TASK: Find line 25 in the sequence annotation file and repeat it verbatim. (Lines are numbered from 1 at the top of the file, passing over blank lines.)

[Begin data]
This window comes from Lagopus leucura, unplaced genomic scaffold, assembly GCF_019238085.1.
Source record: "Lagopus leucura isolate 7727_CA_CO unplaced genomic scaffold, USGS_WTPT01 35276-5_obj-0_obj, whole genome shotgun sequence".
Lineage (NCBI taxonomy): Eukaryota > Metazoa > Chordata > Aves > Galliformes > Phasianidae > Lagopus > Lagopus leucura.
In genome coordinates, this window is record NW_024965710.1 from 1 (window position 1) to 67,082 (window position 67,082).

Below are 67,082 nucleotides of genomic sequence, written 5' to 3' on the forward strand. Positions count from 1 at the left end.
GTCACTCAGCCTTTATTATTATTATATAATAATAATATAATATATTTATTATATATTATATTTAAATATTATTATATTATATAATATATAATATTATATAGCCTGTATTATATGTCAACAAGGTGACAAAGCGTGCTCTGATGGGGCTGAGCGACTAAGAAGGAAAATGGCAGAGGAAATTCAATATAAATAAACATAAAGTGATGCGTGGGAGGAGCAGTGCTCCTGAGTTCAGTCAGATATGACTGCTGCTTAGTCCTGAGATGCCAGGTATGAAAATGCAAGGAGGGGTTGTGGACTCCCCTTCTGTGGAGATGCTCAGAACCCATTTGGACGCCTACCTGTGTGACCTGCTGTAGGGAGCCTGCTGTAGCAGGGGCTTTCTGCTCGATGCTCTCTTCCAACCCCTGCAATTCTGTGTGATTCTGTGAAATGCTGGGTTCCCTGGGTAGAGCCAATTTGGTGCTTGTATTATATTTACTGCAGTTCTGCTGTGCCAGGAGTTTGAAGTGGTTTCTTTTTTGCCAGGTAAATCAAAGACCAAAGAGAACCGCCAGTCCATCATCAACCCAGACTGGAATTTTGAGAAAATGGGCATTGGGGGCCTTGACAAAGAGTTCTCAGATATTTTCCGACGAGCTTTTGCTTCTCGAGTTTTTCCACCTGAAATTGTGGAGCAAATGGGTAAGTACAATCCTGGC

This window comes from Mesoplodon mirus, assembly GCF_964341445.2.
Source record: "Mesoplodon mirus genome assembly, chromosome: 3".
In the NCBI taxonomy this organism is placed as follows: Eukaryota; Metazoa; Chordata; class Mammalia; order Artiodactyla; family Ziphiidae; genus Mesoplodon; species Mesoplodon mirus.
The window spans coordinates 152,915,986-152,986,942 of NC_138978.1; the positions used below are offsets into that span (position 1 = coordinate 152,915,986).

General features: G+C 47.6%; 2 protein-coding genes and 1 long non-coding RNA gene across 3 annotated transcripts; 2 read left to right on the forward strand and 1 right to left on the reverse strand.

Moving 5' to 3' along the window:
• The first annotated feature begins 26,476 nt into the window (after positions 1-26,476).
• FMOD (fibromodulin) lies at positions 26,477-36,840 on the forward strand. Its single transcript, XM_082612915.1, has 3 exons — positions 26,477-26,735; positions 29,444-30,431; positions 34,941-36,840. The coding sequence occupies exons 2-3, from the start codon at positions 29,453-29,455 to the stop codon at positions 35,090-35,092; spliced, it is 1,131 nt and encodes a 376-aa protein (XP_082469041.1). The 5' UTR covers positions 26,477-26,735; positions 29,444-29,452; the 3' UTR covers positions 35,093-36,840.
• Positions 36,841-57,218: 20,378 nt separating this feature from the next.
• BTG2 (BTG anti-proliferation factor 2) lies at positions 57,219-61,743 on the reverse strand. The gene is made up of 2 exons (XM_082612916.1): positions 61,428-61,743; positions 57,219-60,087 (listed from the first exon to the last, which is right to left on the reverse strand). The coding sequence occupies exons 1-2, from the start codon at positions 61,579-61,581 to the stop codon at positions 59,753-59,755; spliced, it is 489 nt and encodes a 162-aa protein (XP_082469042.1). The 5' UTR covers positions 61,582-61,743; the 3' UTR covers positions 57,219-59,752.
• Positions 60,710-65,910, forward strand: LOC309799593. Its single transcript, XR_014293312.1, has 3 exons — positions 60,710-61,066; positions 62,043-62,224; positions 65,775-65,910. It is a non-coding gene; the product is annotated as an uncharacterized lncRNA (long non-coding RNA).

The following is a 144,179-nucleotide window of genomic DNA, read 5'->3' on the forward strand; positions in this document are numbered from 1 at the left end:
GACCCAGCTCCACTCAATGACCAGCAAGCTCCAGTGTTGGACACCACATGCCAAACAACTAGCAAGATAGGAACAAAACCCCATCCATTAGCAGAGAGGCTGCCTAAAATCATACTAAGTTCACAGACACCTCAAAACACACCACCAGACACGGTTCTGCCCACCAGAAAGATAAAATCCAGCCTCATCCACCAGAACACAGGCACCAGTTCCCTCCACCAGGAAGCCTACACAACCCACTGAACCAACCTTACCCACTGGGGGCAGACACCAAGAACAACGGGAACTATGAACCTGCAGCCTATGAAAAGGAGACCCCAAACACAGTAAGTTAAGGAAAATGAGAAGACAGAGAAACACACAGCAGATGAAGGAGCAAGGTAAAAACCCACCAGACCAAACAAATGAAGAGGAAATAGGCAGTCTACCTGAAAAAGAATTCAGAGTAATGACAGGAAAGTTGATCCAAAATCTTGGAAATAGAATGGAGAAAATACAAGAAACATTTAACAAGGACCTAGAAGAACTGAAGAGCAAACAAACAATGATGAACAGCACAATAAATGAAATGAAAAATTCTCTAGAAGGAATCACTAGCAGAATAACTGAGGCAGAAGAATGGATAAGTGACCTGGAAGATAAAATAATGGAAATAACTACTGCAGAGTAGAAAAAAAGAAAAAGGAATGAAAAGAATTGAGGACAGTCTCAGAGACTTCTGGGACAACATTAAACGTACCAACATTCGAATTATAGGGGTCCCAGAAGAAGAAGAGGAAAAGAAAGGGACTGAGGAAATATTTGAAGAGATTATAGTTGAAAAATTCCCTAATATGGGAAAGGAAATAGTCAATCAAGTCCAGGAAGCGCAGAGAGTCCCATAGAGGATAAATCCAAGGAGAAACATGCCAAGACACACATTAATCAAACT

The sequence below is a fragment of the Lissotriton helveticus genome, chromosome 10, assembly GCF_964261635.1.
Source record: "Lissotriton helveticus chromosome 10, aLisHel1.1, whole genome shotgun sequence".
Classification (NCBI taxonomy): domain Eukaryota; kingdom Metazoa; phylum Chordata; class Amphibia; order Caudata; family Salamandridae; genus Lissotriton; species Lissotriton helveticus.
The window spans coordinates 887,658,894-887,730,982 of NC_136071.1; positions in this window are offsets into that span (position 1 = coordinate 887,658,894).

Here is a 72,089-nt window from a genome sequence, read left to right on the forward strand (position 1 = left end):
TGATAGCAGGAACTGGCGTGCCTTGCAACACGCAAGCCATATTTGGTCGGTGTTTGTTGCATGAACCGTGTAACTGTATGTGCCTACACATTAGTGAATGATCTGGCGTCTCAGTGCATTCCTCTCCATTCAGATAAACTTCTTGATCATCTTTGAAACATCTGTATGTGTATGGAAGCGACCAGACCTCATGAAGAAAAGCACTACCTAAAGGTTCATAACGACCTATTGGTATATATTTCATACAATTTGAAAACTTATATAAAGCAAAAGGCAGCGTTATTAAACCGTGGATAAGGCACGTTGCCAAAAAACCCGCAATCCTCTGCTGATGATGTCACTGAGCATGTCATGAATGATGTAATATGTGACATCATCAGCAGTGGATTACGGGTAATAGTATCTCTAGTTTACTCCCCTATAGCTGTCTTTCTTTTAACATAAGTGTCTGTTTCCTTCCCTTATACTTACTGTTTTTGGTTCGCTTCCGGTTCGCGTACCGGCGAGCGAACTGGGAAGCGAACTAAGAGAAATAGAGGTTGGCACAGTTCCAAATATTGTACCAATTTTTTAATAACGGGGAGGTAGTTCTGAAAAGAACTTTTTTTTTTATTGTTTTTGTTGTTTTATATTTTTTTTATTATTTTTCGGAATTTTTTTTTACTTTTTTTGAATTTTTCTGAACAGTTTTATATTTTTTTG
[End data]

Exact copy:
TGATAGCAGGAACTGGCGTGCCTTGCAACACGCAAGCCATATTTGGTCGGTGTTTGTTGCATGAACCGTGTAACTGTATGTGCCTACACATTAGTGAATGATCTGGCGTCTCAGTGCATTCCTCTCCATTCAGATAAACTTCTTGATCATCTTTGAAACATCTGTATGTGTATGGAAGCGACCAGACCTCATGAAGAAAAGCACTACCTAAAGGTTCATAACGACCTATTGGTATATATTTCATACAATTTGAAAACTTATATAAAGCAAAAGGCAGCGTTATTAAACCGTGGATAAGGCACGTTGCCAAAAAACCCGCAATCCTCTGCTGATGATGTCACTGAGCATGTCATGAATGATGTAATATGTGACATCATCAGCAGTGGATTACGGGTAATAGTATCTCTAGTTTACTCCCCTATAGCTGTCTTTCTTTTAACATAAGTGTCTGTTTCCTTCCCTTATACTTACTGTTTTTGGTTCGCTTCCGGTTCGCGTACCGGCGAGCGAACTGGGAAGCGAACTAAGAGAAATAGAGGTTGGCACAGTTCCAAATATTGTACCAATTTTTTAATAACGGGGAGGTAGTTCTGAAAAGAACTTTTTTTTTTATTGTTTTTGTTGTTTTATATTTTTTTTATTATTTTTCGGAATTTTTTTTTACTTTTTTTGAATTTTTCTGAACAGTTTTATATTTTTTTG